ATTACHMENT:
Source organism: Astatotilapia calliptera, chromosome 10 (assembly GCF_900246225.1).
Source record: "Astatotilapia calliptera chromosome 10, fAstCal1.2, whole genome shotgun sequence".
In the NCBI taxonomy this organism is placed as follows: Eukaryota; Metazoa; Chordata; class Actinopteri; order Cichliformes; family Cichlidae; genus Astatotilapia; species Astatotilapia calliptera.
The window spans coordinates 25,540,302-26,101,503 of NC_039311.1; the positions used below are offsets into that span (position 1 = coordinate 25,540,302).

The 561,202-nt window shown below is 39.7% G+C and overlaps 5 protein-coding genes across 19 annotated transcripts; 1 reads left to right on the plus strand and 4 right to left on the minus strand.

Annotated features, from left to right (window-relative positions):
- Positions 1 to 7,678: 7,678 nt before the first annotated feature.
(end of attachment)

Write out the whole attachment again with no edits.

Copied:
Source organism: Astatotilapia calliptera, chromosome 10 (assembly GCF_900246225.1).
Source record: "Astatotilapia calliptera chromosome 10, fAstCal1.2, whole genome shotgun sequence".
In the NCBI taxonomy this organism is placed as follows: Eukaryota; Metazoa; Chordata; class Actinopteri; order Cichliformes; family Cichlidae; genus Astatotilapia; species Astatotilapia calliptera.
The window spans coordinates 25,540,302-26,101,503 of NC_039311.1; the positions used below are offsets into that span (position 1 = coordinate 25,540,302).

The 561,202-nt window shown below is 39.7% G+C and overlaps 5 protein-coding genes across 19 annotated transcripts; 1 reads left to right on the plus strand and 4 right to left on the minus strand.

Annotated features, from left to right (window-relative positions):
- Positions 1 to 7,678: 7,678 nt before the first annotated feature.